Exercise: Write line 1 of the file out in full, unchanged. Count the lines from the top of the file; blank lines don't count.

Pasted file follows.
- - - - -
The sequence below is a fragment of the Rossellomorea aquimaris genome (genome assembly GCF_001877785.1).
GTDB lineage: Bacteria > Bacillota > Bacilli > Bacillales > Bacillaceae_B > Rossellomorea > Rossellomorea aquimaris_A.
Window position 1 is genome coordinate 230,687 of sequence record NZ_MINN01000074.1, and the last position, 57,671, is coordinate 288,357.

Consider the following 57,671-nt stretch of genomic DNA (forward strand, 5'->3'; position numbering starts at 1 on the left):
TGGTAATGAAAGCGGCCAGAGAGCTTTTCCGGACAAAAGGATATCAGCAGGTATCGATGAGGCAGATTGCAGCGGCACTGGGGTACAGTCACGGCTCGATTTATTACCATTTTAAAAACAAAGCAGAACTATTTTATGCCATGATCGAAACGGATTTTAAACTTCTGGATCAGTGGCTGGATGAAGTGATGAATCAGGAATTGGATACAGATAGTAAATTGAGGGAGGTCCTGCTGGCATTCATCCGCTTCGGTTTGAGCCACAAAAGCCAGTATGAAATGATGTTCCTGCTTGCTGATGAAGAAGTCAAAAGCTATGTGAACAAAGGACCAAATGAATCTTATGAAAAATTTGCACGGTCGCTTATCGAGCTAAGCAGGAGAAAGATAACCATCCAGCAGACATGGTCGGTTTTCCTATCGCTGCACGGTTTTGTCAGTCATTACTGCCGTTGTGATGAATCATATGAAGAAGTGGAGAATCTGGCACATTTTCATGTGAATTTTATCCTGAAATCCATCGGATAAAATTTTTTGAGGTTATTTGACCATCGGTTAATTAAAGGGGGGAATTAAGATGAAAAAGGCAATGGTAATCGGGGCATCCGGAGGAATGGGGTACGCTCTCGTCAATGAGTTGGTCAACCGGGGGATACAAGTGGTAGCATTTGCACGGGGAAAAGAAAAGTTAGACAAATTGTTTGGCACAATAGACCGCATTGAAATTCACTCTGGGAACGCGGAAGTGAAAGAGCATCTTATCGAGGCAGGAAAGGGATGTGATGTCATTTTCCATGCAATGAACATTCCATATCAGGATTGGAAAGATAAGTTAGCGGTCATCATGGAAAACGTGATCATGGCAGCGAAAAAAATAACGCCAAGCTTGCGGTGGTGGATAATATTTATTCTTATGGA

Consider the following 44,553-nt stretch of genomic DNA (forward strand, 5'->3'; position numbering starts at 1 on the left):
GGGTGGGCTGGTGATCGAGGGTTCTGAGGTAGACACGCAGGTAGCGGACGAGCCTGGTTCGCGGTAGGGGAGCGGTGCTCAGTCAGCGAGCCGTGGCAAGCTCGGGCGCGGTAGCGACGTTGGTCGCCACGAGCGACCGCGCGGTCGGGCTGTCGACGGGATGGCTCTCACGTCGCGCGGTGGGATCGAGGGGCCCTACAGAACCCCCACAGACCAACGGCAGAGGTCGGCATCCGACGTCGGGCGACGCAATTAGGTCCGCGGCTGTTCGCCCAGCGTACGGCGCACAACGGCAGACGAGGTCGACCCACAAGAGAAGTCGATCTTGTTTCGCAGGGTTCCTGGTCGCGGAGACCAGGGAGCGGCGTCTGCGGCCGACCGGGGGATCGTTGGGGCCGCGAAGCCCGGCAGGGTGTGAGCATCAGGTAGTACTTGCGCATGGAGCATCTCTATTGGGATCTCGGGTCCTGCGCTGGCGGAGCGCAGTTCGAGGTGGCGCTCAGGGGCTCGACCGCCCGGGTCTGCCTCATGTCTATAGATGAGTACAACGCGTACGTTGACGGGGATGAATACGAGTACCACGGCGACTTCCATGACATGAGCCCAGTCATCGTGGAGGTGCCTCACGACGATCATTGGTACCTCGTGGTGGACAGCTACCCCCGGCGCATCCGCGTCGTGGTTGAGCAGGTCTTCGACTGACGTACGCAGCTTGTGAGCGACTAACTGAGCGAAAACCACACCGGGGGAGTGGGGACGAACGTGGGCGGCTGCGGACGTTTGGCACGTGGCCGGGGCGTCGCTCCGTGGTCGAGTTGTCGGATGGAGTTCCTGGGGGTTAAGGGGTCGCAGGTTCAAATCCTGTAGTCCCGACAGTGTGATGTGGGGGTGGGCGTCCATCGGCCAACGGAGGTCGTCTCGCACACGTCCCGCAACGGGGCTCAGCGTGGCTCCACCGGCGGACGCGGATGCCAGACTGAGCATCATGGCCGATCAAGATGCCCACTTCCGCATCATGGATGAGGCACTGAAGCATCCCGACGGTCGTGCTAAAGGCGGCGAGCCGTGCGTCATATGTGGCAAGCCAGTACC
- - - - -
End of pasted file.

The sequence below is a fragment of the Rossellomorea aquimaris genome (genome assembly GCF_001877785.1).